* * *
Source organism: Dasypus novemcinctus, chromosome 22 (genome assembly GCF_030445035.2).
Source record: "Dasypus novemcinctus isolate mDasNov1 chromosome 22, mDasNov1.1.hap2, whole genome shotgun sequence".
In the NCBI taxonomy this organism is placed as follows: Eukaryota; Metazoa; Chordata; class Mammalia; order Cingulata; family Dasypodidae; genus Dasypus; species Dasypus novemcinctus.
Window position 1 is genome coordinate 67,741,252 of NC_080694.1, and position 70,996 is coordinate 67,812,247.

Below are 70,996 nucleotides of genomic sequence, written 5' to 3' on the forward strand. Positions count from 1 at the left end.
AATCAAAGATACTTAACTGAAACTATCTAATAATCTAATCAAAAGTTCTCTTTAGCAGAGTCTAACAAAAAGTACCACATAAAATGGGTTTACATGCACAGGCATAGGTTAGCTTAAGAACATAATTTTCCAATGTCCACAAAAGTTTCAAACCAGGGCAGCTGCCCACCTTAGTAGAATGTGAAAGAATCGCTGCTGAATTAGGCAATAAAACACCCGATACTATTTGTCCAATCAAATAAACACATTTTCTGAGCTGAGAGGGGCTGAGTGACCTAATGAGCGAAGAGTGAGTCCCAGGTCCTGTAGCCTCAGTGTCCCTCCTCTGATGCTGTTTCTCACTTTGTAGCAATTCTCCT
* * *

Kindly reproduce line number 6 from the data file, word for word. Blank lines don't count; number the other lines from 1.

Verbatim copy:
AATCAAAGATACTTAACTGAAACTATCTAATAATCTAATCAAAAGTTCTCTTTAGCAGAGTCTAACAAAAAGTACCACATAAAATGGGTTTACATGCACAGGCATAGGTTAGCTTAAGAACATAATTTTCCAATGTCCACAAAAGTTTCAAACCAGGGCAGCTGCCCACCTTAGTAGAATGTGAAAGAATCGCTGCTGAATTAGGCAATAAAACACCCGATACTATTTGTCCAATCAAATAAACACATTTTCTGAGCTGAGAGGGGCTGAGTGACCTAATGAGCGAAGAGTGAGTCCCAGGTCCTGTAGCCTCAGTGTCCCTCCTCTGATGCTGTTTCTCACTTTGTAGCAATTCTCCT